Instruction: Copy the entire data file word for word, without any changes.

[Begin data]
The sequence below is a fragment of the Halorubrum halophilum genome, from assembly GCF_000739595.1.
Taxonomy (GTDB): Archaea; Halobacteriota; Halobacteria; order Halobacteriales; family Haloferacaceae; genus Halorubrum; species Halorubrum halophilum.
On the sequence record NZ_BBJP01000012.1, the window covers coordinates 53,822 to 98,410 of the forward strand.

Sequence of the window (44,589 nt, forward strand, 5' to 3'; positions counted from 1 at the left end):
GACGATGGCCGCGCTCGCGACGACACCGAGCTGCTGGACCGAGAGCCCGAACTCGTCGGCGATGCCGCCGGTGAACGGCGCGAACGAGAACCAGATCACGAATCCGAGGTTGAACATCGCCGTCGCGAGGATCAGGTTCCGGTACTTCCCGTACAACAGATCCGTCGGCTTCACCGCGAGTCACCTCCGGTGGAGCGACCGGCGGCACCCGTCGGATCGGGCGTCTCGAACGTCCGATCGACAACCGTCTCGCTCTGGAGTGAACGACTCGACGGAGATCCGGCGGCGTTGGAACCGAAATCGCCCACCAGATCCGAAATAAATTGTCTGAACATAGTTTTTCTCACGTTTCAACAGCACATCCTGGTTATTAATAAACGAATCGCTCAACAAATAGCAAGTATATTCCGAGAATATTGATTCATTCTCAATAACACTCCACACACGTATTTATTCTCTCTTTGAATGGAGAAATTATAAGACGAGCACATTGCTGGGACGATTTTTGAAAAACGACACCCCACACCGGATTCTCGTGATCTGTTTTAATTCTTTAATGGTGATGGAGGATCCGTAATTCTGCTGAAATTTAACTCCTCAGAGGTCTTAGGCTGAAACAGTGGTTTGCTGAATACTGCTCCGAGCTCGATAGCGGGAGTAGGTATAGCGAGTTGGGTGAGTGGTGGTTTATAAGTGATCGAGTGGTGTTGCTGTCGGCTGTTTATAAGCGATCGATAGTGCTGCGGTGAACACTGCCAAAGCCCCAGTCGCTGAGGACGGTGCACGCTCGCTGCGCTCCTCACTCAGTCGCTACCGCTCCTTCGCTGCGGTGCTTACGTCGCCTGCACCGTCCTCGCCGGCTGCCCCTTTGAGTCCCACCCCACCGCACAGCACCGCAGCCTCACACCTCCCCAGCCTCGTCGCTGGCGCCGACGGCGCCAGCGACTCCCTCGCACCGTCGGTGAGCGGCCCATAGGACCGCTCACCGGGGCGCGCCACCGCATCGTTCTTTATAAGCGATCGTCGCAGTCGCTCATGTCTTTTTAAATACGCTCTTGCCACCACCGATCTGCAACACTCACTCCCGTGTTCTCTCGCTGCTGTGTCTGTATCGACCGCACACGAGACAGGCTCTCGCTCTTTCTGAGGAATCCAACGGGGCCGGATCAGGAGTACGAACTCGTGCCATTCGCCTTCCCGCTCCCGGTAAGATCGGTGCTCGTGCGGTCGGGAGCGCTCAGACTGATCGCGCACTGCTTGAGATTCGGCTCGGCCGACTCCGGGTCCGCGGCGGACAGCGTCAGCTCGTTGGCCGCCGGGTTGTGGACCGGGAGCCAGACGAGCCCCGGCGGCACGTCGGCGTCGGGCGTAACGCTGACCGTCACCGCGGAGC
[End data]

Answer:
The sequence below is a fragment of the Halorubrum halophilum genome, from assembly GCF_000739595.1.
Taxonomy (GTDB): Archaea; Halobacteriota; Halobacteria; order Halobacteriales; family Haloferacaceae; genus Halorubrum; species Halorubrum halophilum.
On the sequence record NZ_BBJP01000012.1, the window covers coordinates 53,822 to 98,410 of the forward strand.

Sequence of the window (44,589 nt, forward strand, 5' to 3'; positions counted from 1 at the left end):
GACGATGGCCGCGCTCGCGACGACACCGAGCTGCTGGACCGAGAGCCCGAACTCGTCGGCGATGCCGCCGGTGAACGGCGCGAACGAGAACCAGATCACGAATCCGAGGTTGAACATCGCCGTCGCGAGGATCAGGTTCCGGTACTTCCCGTACAACAGATCCGTCGGCTTCACCGCGAGTCACCTCCGGTGGAGCGACCGGCGGCACCCGTCGGATCGGGCGTCTCGAACGTCCGATCGACAACCGTCTCGCTCTGGAGTGAACGACTCGACGGAGATCCGGCGGCGTTGGAACCGAAATCGCCCACCAGATCCGAAATAAATTGTCTGAACATAGTTTTTCTCACGTTTCAACAGCACATCCTGGTTATTAATAAACGAATCGCTCAACAAATAGCAAGTATATTCCGAGAATATTGATTCATTCTCAATAACACTCCACACACGTATTTATTCTCTCTTTGAATGGAGAAATTATAAGACGAGCACATTGCTGGGACGATTTTTGAAAAACGACACCCCACACCGGATTCTCGTGATCTGTTTTAATTCTTTAATGGTGATGGAGGATCCGTAATTCTGCTGAAATTTAACTCCTCAGAGGTCTTAGGCTGAAACAGTGGTTTGCTGAATACTGCTCCGAGCTCGATAGCGGGAGTAGGTATAGCGAGTTGGGTGAGTGGTGGTTTATAAGTGATCGAGTGGTGTTGCTGTCGGCTGTTTATAAGCGATCGATAGTGCTGCGGTGAACACTGCCAAAGCCCCAGTCGCTGAGGACGGTGCACGCTCGCTGCGCTCCTCACTCAGTCGCTACCGCTCCTTCGCTGCGGTGCTTACGTCGCCTGCACCGTCCTCGCCGGCTGCCCCTTTGAGTCCCACCCCACCGCACAGCACCGCAGCCTCACACCTCCCCAGCCTCGTCGCTGGCGCCGACGGCGCCAGCGACTCCCTCGCACCGTCGGTGAGCGGCCCATAGGACCGCTCACCGGGGCGCGCCACCGCATCGTTCTTTATAAGCGATCGTCGCAGTCGCTCATGTCTTTTTAAATACGCTCTTGCCACCACCGATCTGCAACACTCACTCCCGTGTTCTCTCGCTGCTGTGTCTGTATCGACCGCACACGAGACAGGCTCTCGCTCTTTCTGAGGAATCCAACGGGGCCGGATCAGGAGTACGAACTCGTGCCATTCGCCTTCCCGCTCCCGGTAAGATCGGTGCTCGTGCGGTCGGGAGCGCTCAGACTGATCGCGCACTGCTTGAGATTCGGCTCGGCCGACTCCGGGTCCGCGGCGGACAGCGTCAGCTCGTTGGCCGCCGGGTTGTGGACCGGGAGCCAGACGAGCCCCGGCGGCACGTCGGCGTCGGGCGTAACGCTGACCGTCACCGCGGAGC